There are apps, television shows, websites and all sorts of ways for people to meet, hook up and date these days.

But no matter how smart the technology, there is nothing like meeting someone in person and using your senses – and particularly your eyes – to determine if there is a connection or not.

The look of love has been the subject of numerous studies – with results more or less saying the same thing: your eyes play an important role in attraction, consideration and then acceptance or rejection of a potential partner.

If you are single, consider your own reaction when meeting someone new. Do you look in their eyes, avert your gaze or look obviously towards their body? All this eye manoeuvring can expose different things about how you feel towards that person becoming a prospective mate.

Our eyes are capable of responding to 1.5 million simultaneous messages so that they’ll subconsciously spot when someone starts looking at us and start taking mental notes[1].

Evidence reveals that men and women look at each other differently – particularly when they meet for the first time.

Author of In the name of love, Dr Aaron Ben-Ze’ev said in his Psychology Today blog that women tend to look at men’s eyes, whereas men initially look at women’s bodies.

He says that eyes are important components to our physical appearance while large eyes are perceived to be more honest.

A study conducted by Dr Daniel Gill found that[2] when looking at a female face, men attached the most importance to the whole female face followed by the eyes while women rated the eyes as the most important feature on a male’s face.

To take our musing one step further, a 2014 study found that eye movements could reveal whether a person was in lust or in love[3]. According to this research, when you meet someone, if you concentrate on their face, you are seeing a potential romantic partner but if your gaze keeps falling to the body, then the attraction is more sexual.

The study’s lead author, Stephanie Cacioppo said that, “Although little is known about the science of love at first sight or how people fall in love, these patterns of response provide the first clues regarding how automatic attentional processes, such as eye gaze, may differentiate feelings of love from feelings of desire towards strangers.”[4]

According to oprah.com, a study out of Israel conducted by Dr Ayala Malach-Pines, found that only 11 per cent of 493 respondents said that their long-term relationship started at love at first sight with others citing the attraction growing the more they got to know the other person.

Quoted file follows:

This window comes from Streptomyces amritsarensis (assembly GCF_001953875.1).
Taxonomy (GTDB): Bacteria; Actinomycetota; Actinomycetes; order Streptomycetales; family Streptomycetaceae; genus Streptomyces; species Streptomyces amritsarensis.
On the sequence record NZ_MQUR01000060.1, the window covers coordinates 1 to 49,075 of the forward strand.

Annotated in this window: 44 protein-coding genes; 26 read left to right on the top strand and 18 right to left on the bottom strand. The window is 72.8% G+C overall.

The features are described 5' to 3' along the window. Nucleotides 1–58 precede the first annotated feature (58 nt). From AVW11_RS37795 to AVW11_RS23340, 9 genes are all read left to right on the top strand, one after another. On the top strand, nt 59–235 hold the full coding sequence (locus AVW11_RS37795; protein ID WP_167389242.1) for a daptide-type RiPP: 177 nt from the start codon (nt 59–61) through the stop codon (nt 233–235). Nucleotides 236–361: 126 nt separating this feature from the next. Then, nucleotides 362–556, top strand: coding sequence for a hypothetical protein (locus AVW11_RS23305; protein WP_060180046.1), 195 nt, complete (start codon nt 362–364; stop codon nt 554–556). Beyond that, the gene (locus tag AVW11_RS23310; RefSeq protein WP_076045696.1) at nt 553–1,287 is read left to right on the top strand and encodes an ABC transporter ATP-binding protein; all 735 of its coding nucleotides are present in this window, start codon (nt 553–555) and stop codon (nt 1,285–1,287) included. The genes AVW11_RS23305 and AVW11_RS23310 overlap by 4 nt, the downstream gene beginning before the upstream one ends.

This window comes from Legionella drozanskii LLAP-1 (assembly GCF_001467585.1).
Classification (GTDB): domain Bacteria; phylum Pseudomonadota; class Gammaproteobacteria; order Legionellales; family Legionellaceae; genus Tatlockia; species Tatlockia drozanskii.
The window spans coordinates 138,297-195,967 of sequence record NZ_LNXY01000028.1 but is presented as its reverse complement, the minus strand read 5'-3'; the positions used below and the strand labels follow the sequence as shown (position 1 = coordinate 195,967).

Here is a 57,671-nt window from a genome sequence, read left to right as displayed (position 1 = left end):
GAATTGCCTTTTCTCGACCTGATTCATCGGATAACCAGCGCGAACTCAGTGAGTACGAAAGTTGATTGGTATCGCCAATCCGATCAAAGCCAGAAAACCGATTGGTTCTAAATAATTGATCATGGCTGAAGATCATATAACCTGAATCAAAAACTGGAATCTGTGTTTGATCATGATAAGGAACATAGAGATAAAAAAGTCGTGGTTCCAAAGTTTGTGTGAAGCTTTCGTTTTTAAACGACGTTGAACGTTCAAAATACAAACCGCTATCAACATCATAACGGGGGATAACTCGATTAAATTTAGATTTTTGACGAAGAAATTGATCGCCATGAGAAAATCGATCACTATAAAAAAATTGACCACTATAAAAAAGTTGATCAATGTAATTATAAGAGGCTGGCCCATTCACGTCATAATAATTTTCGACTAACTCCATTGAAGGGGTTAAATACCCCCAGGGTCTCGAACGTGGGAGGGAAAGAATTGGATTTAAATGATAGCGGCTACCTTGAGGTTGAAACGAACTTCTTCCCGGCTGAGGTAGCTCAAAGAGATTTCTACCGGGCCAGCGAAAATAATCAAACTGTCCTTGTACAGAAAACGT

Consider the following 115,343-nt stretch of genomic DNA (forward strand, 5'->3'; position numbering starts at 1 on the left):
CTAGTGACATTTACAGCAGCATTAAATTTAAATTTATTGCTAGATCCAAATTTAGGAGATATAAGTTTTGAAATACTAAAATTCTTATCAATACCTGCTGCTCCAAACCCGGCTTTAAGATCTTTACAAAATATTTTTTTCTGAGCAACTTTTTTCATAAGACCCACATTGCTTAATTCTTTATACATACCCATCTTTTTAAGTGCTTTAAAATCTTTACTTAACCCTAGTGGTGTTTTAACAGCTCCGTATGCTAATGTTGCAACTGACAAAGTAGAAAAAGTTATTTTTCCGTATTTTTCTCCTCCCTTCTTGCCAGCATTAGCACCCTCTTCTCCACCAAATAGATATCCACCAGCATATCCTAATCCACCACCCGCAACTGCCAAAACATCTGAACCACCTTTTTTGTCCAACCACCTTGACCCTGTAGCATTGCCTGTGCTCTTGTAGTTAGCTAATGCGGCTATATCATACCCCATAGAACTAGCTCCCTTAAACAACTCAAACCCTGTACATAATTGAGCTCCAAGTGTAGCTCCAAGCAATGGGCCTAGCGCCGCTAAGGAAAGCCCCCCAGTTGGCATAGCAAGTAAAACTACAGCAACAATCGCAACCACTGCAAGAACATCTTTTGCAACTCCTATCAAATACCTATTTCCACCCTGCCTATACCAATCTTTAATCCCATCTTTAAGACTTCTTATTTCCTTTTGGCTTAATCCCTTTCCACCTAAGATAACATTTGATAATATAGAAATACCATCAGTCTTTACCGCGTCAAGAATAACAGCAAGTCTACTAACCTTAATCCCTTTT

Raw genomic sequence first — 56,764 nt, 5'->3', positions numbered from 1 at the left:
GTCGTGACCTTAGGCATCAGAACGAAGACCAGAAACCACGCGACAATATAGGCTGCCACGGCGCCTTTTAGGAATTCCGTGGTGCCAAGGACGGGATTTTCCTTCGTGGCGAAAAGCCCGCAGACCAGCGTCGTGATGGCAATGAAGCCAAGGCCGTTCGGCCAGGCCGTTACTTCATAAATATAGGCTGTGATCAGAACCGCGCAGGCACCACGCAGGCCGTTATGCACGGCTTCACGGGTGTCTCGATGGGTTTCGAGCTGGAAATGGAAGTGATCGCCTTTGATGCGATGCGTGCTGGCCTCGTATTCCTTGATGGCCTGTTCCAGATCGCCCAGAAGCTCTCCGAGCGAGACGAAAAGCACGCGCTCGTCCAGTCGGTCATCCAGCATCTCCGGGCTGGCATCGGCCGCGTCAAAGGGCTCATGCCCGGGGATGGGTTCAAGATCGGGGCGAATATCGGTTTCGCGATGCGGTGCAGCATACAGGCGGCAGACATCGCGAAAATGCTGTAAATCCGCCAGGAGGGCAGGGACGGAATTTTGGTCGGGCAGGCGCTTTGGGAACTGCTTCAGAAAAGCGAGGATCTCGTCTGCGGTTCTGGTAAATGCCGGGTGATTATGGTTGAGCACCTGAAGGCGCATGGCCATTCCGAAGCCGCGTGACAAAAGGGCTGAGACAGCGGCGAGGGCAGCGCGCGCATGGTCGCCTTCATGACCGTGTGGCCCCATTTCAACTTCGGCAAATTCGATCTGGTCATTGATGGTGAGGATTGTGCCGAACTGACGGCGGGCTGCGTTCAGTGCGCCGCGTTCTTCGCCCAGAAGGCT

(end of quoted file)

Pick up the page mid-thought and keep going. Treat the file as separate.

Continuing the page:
And while eyes may provide the window to the soul of love, they do provide another important mechanism, and this one is where we reject the advances.

Dr Ben-Ze’ev says that gaze aversion is typical of the situation in which we shun intimacy. He cites that in a similar way to an animal that may respond aggressively or take flight when they are stared at, humans will divert their eyes to stave off an intrusive advance.

If however, you are engaged in a great conversation with lots of eye contact, watch the eyes for signs of some stretched truths. Eyes darting around, glancing to the left, rapid blinking and lengthy eye closes are all signs that the information being imparted may not be 100 per cent correct.[5]

So it might be time to remove that app, to turn off the telly, to close down that dating website and get out and about if you want to catch someone’s eye.

 

[1]               Tracey Cox, the Daily Mail. “The five VERY simple tricks that will help you master the art of flirting successfully (and they all involve eye contact) “ , 29 March 2017

[2]               D Gill. Women and men integrate facial information differently in appraising the beauty of a face. Evolution and Human Behavior, Volume 38, Issue 6, Pages 756–760, 2017.

[3]               “Is that a look of love or lust? Science has the answer”. time.com.au , July 18 2014.

[4]               “Eye movements reveal difference bet ween love and lust”, Jann Ingmire, July 17 2014.

[5]               “How to tell if someone is lying to you by watching their face”, independent.co.uk, 1 February 2016

 

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